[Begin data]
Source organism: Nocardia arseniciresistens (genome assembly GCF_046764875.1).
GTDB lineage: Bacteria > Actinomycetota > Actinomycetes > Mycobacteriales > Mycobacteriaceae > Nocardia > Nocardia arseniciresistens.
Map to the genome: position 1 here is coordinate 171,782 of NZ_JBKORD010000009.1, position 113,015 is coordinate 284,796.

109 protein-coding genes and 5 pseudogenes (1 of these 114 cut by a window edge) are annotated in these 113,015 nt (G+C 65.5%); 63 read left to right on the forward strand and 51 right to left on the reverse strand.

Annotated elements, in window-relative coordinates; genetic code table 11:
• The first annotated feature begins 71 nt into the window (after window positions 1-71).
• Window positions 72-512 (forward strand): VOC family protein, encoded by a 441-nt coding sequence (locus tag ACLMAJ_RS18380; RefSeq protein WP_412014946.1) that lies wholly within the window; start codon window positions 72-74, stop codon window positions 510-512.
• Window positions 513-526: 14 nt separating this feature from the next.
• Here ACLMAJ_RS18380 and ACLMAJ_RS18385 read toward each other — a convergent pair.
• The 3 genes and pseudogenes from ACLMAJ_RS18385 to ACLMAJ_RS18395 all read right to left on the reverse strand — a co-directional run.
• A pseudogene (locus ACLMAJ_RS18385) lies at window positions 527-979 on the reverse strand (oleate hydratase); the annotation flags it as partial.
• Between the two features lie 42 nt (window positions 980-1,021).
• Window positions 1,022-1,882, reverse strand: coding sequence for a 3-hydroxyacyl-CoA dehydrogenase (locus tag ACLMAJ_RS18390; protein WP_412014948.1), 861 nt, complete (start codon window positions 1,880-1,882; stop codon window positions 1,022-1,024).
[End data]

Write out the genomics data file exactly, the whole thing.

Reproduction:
Source organism: Nocardia arseniciresistens (genome assembly GCF_046764875.1).
GTDB lineage: Bacteria > Actinomycetota > Actinomycetes > Mycobacteriales > Mycobacteriaceae > Nocardia > Nocardia arseniciresistens.
Map to the genome: position 1 here is coordinate 171,782 of NZ_JBKORD010000009.1, position 113,015 is coordinate 284,796.

109 protein-coding genes and 5 pseudogenes (1 of these 114 cut by a window edge) are annotated in these 113,015 nt (G+C 65.5%); 63 read left to right on the forward strand and 51 right to left on the reverse strand.

Annotated elements, in window-relative coordinates; genetic code table 11:
• The first annotated feature begins 71 nt into the window (after window positions 1-71).
• Window positions 72-512 (forward strand): VOC family protein, encoded by a 441-nt coding sequence (locus tag ACLMAJ_RS18380; RefSeq protein WP_412014946.1) that lies wholly within the window; start codon window positions 72-74, stop codon window positions 510-512.
• Window positions 513-526: 14 nt separating this feature from the next.
• Here ACLMAJ_RS18380 and ACLMAJ_RS18385 read toward each other — a convergent pair.
• The 3 genes and pseudogenes from ACLMAJ_RS18385 to ACLMAJ_RS18395 all read right to left on the reverse strand — a co-directional run.
• A pseudogene (locus ACLMAJ_RS18385) lies at window positions 527-979 on the reverse strand (oleate hydratase); the annotation flags it as partial.
• Between the two features lie 42 nt (window positions 980-1,021).
• Window positions 1,022-1,882, reverse strand: coding sequence for a 3-hydroxyacyl-CoA dehydrogenase (locus tag ACLMAJ_RS18390; protein WP_412014948.1), 861 nt, complete (start codon window positions 1,880-1,882; stop codon window positions 1,022-1,024).